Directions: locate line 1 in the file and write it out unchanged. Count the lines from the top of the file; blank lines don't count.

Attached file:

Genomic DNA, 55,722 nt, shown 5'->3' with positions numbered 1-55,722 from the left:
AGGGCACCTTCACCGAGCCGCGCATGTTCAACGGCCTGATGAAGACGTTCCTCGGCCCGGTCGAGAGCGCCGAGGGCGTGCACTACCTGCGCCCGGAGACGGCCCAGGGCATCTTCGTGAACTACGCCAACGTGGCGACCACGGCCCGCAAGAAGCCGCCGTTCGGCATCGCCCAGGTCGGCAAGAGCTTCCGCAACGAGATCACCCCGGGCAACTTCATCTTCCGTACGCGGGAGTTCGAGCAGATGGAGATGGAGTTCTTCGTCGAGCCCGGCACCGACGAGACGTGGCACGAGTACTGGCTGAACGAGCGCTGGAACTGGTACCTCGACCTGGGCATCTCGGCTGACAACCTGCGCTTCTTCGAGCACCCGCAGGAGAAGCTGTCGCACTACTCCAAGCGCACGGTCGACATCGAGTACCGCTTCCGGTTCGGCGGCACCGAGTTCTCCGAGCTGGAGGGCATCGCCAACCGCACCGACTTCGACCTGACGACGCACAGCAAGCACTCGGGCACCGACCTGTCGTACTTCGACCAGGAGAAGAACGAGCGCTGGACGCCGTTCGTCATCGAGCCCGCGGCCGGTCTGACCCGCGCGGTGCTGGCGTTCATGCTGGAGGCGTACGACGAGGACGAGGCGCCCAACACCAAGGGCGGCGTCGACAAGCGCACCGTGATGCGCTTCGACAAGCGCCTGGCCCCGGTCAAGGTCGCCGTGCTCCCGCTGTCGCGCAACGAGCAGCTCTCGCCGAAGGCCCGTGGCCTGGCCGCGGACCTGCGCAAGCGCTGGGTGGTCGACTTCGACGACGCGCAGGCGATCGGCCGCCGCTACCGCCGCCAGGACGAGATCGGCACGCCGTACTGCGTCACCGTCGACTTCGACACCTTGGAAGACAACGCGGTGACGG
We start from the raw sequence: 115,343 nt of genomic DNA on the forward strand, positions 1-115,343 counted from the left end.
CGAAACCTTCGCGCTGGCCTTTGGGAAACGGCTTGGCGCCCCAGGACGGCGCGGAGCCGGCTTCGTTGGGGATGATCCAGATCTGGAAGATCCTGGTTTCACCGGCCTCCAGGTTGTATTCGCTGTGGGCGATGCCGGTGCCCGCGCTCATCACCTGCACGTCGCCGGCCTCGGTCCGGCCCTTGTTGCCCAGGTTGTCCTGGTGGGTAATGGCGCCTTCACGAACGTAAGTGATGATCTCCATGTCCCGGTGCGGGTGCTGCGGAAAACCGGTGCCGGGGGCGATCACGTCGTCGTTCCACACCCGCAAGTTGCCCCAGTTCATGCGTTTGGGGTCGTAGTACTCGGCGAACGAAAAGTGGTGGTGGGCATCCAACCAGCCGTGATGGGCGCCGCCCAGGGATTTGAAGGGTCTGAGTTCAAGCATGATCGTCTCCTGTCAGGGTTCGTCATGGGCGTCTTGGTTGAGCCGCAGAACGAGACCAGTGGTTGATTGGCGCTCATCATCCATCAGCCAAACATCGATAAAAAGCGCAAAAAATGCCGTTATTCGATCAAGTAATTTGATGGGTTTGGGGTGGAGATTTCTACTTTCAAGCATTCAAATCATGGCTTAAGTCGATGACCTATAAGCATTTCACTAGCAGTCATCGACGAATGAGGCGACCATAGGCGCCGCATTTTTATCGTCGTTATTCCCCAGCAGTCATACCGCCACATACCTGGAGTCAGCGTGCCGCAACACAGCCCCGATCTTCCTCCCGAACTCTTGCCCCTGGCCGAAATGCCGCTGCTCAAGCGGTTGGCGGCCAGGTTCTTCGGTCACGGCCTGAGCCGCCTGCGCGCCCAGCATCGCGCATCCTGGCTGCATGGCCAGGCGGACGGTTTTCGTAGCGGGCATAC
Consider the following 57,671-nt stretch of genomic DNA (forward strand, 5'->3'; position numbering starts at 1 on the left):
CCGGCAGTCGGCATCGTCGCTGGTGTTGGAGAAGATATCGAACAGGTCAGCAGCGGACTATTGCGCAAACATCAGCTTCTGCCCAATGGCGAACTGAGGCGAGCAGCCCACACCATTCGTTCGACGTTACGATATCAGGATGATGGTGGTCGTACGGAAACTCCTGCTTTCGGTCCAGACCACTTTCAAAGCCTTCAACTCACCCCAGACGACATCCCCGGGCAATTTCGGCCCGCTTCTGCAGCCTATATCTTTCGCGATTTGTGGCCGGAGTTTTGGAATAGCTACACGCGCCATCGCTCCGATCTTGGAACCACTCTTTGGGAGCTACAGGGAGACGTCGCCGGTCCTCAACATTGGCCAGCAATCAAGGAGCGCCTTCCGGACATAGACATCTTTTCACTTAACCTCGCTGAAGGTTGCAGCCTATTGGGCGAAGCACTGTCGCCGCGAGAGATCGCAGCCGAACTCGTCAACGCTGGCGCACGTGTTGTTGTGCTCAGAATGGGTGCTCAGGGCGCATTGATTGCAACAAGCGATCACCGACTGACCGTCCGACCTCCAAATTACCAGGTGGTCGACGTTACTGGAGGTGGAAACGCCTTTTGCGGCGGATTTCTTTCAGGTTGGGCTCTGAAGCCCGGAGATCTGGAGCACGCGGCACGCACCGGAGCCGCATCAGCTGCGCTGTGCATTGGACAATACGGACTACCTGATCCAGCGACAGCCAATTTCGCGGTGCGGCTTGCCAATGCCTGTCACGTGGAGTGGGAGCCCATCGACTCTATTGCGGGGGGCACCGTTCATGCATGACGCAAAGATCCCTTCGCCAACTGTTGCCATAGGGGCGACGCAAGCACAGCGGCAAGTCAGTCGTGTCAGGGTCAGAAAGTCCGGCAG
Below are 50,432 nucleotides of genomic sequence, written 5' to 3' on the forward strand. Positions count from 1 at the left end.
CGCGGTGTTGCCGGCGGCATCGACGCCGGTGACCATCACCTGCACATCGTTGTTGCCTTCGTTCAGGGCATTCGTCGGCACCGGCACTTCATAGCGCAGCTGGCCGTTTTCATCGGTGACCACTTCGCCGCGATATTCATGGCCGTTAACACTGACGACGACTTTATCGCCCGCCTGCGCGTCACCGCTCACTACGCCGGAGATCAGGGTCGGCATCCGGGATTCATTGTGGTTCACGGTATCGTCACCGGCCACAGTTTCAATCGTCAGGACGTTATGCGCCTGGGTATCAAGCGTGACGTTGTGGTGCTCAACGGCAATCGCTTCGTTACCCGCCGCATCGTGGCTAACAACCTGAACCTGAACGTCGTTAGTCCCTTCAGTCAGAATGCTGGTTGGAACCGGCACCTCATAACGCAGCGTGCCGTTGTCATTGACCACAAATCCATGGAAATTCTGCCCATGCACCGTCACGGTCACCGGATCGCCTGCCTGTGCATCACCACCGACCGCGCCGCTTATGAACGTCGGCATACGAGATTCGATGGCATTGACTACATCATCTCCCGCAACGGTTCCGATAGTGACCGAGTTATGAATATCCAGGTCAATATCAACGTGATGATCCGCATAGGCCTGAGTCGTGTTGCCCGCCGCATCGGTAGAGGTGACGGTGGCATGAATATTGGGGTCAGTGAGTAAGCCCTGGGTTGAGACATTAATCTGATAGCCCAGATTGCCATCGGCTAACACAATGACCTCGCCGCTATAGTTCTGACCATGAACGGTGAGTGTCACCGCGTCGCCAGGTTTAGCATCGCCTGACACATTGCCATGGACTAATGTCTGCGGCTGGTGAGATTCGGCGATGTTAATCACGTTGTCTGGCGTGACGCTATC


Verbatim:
Genomic DNA, 55,722 nt, shown 5'->3' with positions numbered 1-55,722 from the left: